The other half of the proof: people who could hear and see from birth to their teens can lose those senses for decades, then return to almost-native normalness when those senses are even partially restored. Some of the first people who got the old-style "bunch of probes into the brain, plugged into a camera" artificial eyesight were walking around like normal pretty much immediately, even though they only had something like 256 pixels of 4-bit monochrome monoscopic vision. Seriously, one was even competently enough with that to drive a car. That's because these people already the brain wiring for interpreting their senses before they lost the direct sensory parts.

Re:Not that simple (1)

mark-t (151149) | more than 3 years ago | (#36232658)

There's a vast chasm of difference between that which is not necessarily easy, and that which is too difficult to be of practical value.

Re:Not that simple (0)

Anonymous Coward | more than 3 years ago | (#36233132)

Was just imagining what it might be like for someone who has never seen to be suddenly gifted with sight. I imagine they might freak out as if they were on a really bad acid trip because their brain couldn't make sense of this new input.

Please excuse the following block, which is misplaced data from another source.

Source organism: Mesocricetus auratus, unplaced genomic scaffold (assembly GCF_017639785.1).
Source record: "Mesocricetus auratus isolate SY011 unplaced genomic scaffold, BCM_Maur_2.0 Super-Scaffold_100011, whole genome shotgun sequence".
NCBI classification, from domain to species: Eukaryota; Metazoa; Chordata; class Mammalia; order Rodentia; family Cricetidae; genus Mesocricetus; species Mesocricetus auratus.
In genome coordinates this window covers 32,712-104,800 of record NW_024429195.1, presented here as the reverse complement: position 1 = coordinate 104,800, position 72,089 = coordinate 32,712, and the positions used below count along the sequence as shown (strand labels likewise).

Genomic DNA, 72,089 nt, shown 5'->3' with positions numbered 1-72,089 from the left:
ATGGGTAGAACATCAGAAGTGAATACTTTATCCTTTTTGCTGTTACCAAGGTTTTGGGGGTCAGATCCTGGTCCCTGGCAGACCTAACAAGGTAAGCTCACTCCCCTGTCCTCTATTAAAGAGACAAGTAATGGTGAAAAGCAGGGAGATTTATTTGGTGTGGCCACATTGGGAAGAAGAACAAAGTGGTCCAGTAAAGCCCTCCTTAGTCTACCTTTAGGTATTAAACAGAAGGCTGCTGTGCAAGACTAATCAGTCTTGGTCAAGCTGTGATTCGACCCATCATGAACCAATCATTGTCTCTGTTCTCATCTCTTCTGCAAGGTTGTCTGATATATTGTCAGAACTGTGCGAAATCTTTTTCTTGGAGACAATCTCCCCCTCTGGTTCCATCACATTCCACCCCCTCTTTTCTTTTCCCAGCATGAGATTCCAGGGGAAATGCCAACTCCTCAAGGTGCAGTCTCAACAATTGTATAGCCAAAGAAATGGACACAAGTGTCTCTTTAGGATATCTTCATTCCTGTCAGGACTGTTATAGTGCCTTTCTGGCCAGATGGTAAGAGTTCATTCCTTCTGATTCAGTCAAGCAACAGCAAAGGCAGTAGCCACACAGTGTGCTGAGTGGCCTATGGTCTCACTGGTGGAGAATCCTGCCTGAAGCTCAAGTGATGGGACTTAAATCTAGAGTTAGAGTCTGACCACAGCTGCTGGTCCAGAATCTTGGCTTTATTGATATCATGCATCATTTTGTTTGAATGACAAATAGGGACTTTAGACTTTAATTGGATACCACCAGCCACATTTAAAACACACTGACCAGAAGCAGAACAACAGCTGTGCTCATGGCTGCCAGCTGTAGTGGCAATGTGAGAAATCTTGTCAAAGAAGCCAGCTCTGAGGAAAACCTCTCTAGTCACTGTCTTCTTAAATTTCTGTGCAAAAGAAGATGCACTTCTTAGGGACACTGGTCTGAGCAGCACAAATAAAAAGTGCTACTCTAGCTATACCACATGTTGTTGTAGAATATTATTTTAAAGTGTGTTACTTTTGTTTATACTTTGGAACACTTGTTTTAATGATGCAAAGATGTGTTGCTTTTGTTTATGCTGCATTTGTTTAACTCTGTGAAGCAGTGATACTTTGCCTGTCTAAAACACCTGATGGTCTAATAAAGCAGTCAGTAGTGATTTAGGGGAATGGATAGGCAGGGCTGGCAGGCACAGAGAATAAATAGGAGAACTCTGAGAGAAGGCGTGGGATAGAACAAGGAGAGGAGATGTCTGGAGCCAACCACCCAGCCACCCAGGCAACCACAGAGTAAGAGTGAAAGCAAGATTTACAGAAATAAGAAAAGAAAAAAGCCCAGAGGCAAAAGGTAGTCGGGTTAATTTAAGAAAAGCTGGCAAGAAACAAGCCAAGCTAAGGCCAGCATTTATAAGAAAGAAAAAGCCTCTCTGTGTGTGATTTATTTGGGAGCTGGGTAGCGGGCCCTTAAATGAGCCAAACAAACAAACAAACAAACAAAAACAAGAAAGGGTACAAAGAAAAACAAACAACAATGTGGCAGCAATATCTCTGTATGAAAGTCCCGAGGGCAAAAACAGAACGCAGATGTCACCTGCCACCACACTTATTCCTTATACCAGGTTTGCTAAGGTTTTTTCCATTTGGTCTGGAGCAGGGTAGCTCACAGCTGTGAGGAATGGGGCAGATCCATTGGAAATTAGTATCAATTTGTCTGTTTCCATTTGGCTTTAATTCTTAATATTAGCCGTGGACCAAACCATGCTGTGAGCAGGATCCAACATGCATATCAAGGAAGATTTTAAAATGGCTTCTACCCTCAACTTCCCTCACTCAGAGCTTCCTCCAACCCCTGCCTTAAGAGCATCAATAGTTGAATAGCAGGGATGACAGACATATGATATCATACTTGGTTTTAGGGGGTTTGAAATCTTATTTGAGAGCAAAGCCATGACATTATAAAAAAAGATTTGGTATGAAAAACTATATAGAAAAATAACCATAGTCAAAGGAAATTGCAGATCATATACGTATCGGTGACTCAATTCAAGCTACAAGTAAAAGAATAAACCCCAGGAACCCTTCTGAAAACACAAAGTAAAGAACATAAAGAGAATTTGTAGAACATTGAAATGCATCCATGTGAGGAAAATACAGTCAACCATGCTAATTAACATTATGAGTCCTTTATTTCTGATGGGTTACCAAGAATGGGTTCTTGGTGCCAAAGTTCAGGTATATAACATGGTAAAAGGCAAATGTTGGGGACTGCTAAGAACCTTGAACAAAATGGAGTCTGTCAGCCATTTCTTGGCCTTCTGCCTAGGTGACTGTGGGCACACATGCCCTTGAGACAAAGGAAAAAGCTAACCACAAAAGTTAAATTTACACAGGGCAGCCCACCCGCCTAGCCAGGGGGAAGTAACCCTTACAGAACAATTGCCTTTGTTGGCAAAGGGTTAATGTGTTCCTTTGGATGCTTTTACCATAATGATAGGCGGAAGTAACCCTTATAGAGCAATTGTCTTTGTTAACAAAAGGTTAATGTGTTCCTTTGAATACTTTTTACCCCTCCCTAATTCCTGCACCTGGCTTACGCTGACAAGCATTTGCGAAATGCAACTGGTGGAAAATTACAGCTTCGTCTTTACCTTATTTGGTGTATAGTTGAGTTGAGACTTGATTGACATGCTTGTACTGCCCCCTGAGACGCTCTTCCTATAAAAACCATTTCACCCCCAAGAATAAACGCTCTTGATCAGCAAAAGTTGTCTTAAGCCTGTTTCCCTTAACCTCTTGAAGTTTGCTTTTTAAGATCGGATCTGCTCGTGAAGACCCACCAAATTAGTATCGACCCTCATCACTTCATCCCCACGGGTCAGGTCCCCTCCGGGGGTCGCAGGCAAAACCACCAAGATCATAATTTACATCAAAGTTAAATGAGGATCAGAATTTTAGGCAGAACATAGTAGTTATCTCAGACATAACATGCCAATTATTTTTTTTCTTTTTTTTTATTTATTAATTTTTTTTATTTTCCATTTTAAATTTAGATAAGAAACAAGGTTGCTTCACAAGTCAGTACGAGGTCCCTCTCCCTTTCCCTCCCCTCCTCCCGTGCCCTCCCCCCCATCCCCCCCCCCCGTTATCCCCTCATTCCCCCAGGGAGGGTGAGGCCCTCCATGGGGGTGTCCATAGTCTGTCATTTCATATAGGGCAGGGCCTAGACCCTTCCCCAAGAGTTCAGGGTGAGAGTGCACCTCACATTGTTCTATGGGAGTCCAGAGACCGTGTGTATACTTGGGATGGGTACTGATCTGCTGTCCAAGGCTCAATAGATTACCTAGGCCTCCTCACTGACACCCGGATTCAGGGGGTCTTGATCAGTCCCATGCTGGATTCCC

After surgery, perhaps start the patient off blindfolded in a small, dimly-lit, padded room with nothing in it. Then slowly raise the lights as the patient sees parts of their body for the first time - hands, feet, etc. - and starts to make the connection between the sensations of touch and sight. Standing and moving around would quite likely make them very nauseous so perhaps dope them up a little beforehand. Then start introducing familiar objects - an apple, a braille book, etc. Essentially going through a physical rehabilitation process but geared towards vision.

They'd probably really freak out the first time they see a human face, especially their own (in a mirror). And then being introduced to photographs, and then video... would be a fascinating process and easily overwhelming for the patient.

Re:Not that simple (0)

Anonymous Coward | more than 3 years ago | (#36233366)

Here's a real world experience that I have seen over much of my life: